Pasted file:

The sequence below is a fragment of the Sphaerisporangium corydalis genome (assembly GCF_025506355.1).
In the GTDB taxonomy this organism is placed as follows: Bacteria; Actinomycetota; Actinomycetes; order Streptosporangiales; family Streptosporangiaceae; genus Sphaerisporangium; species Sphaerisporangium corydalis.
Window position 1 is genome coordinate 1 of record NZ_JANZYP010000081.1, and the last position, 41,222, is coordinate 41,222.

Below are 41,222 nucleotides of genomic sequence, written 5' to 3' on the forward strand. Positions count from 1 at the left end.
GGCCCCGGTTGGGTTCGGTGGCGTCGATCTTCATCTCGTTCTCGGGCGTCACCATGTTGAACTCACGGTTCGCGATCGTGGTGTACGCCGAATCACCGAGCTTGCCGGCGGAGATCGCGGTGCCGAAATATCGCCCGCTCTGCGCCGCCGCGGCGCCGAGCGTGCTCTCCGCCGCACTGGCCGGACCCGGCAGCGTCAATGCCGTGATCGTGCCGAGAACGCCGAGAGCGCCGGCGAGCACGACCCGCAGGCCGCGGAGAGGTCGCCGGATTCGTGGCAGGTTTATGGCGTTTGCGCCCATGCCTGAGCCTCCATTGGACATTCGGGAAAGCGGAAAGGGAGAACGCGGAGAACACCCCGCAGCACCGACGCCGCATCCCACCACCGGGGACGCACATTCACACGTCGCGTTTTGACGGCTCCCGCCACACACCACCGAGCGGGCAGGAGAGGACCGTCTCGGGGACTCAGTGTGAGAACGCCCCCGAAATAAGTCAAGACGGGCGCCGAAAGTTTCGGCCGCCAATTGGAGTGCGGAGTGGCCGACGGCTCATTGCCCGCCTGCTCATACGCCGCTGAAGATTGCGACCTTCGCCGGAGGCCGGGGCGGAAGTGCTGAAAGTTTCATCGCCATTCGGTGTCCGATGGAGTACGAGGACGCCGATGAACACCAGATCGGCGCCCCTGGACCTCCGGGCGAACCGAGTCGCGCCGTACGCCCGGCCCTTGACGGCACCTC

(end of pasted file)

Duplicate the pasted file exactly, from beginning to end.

The sequence below is a fragment of the Sphaerisporangium corydalis genome (assembly GCF_025506355.1).
In the GTDB taxonomy this organism is placed as follows: Bacteria; Actinomycetota; Actinomycetes; order Streptosporangiales; family Streptosporangiaceae; genus Sphaerisporangium; species Sphaerisporangium corydalis.
Window position 1 is genome coordinate 1 of record NZ_JANZYP010000081.1, and the last position, 41,222, is coordinate 41,222.

Below are 41,222 nucleotides of genomic sequence, written 5' to 3' on the forward strand. Positions count from 1 at the left end.
GGCCCCGGTTGGGTTCGGTGGCGTCGATCTTCATCTCGTTCTCGGGCGTCACCATGTTGAACTCACGGTTCGCGATCGTGGTGTACGCCGAATCACCGAGCTTGCCGGCGGAGATCGCGGTGCCGAAATATCGCCCGCTCTGCGCCGCCGCGGCGCCGAGCGTGCTCTCCGCCGCACTGGCCGGACCCGGCAGCGTCAATGCCGTGATCGTGCCGAGAACGCCGAGAGCGCCGGCGAGCACGACCCGCAGGCCGCGGAGAGGTCGCCGGATTCGTGGCAGGTTTATGGCGTTTGCGCCCATGCCTGAGCCTCCATTGGACATTCGGGAAAGCGGAAAGGGAGAACGCGGAGAACACCCCGCAGCACCGACGCCGCATCCCACCACCGGGGACGCACATTCACACGTCGCGTTTTGACGGCTCCCGCCACACACCACCGAGCGGGCAGGAGAGGACCGTCTCGGGGACTCAGTGTGAGAACGCCCCCGAAATAAGTCAAGACGGGCGCCGAAAGTTTCGGCCGCCAATTGGAGTGCGGAGTGGCCGACGGCTCATTGCCCGCCTGCTCATACGCCGCTGAAGATTGCGACCTTCGCCGGAGGCCGGGGCGGAAGTGCTGAAAGTTTCATCGCCATTCGGTGTCCGATGGAGTACGAGGACGCCGATGAACACCAGATCGGCGCCCCTGGACCTCCGGGCGAACCGAGTCGCGCCGTACGCCCGGCCCTTGACGGCACCTC